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Jazz warm-ups What is swing? Articulation Scat! Other considerations - jazz scales - rhythm & syncopation
Jazz warm-ups
What is swing?
Articulation
Scat!
Other considerations
-
jazz scales
-
rhythm & syncopation
-
harmony
-
Melody
Improvisation
Rehearsing
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Listening and resources

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Warm-up exercises

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Still do „sirens‟ and the usual exercises. The purpose of warm-ups is to prepare to sing, more so than to learn jazz-style instruction, but some exercises provide the opportunity to use jazz phrasing and scat syllables at the same time. Warm-ups should not be overly complicated; complexity is best left for the repertoire. A few exercises done properly will suffice. Some traditional warm-ups can be „jazzed up‟, but some best left as they are. Most choir directors will have mixed repertoires rather than purely jazz so will require a variety of straight and swing exercises.

  • Siren „singggg- up and down a few times, extending each time.

  • „Whoooo‟ – similar but good for falsetto and higher range

  • „Me-Ahhh‟ – to a 5-note scale, major or minor. Separate vowels and open the jaw.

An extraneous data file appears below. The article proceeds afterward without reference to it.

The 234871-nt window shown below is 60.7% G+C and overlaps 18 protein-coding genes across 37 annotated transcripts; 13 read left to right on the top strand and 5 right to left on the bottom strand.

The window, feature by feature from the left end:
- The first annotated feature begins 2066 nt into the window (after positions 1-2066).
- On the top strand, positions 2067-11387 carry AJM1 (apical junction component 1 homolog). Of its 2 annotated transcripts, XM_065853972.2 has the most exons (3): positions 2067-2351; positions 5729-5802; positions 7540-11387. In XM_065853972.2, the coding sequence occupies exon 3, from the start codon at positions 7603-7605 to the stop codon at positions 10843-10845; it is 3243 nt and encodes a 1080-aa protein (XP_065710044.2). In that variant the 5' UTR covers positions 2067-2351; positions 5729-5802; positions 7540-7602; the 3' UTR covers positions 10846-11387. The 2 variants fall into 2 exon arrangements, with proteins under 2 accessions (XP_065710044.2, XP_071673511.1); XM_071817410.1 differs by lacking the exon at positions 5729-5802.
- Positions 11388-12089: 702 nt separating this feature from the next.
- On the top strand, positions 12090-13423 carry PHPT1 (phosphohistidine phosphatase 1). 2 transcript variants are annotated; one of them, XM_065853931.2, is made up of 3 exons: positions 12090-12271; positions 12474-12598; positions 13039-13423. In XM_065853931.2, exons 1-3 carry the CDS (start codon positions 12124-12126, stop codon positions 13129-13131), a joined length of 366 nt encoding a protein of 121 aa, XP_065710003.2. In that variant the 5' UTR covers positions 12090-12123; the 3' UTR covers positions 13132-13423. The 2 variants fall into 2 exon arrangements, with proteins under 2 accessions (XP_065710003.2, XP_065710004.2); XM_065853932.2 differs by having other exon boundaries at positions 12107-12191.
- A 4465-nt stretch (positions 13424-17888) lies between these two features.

• „Bumble Bee‟ straight; remember the „l‟. BB can be swing with scat syllables such as du-va, with dwi on the highest note. Take slowly to enhance the swing-quaver space.

  • “I must sing my half notes…” is an excellent exercise and best left as it is. Semitone focus so important: the foundation of western tonality. Choristers tend to augment this interval, often the cause of poor intonation.

  • Scales and arpeggios, swing and scat:

Design your own warm-ups based on the scat syllables and rhythms you learn today.

What is Swing?

a light rhythmic spring, easy to feel but almost impossible to analyse or describe.

-Grove Jazz Encyclopaedia

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Swing probably made its appearance from about 1910. Jazz musicians play quavers unevenly in terms of both accent and duration, although there is considerable variation in style among players, and at different times in the

history of jazz. Therefore there‟s more than one way to swing! Swing phrasing

is crucial to jazz and creates forward momentum.

www.musiceducationworld.com Swing probably made its appearance from about 1910. Jazz musicians play quavers unevenly in terms
www.musiceducationworld.com Swing probably made its appearance from about 1910. Jazz musicians play quavers unevenly in terms
www.musiceducationworld.com Swing probably made its appearance from about 1910. Jazz musicians play quavers unevenly in terms

A correct ratio for swing quavers cannot be given precisely. Not only is the duration or space between swing quavers a personal thing, but also the placement of notes in regards to the beat. Some musicians like Billie Holiday played deliberately behind the beat (slightly late). This is not the same as

slowing down or „dragging‟, but gives the illusion of slowing the tempo when in fact it isn‟t, and gives a more relaxed feel. The opposite, playing slightly in

front of the beat is known as „pushing‟ or being „on top‟ of the beat. Count

Basie is a great example of this.

Swing is most often played in quadruple meter, with beats 2 and 4 getting a secondary pulse after traditional strong beats. The off beats feel stronger than 1 and 3.

www.musiceducationworld.com Swing probably made its appearance from about 1910. Jazz musicians play quavers unevenly in terms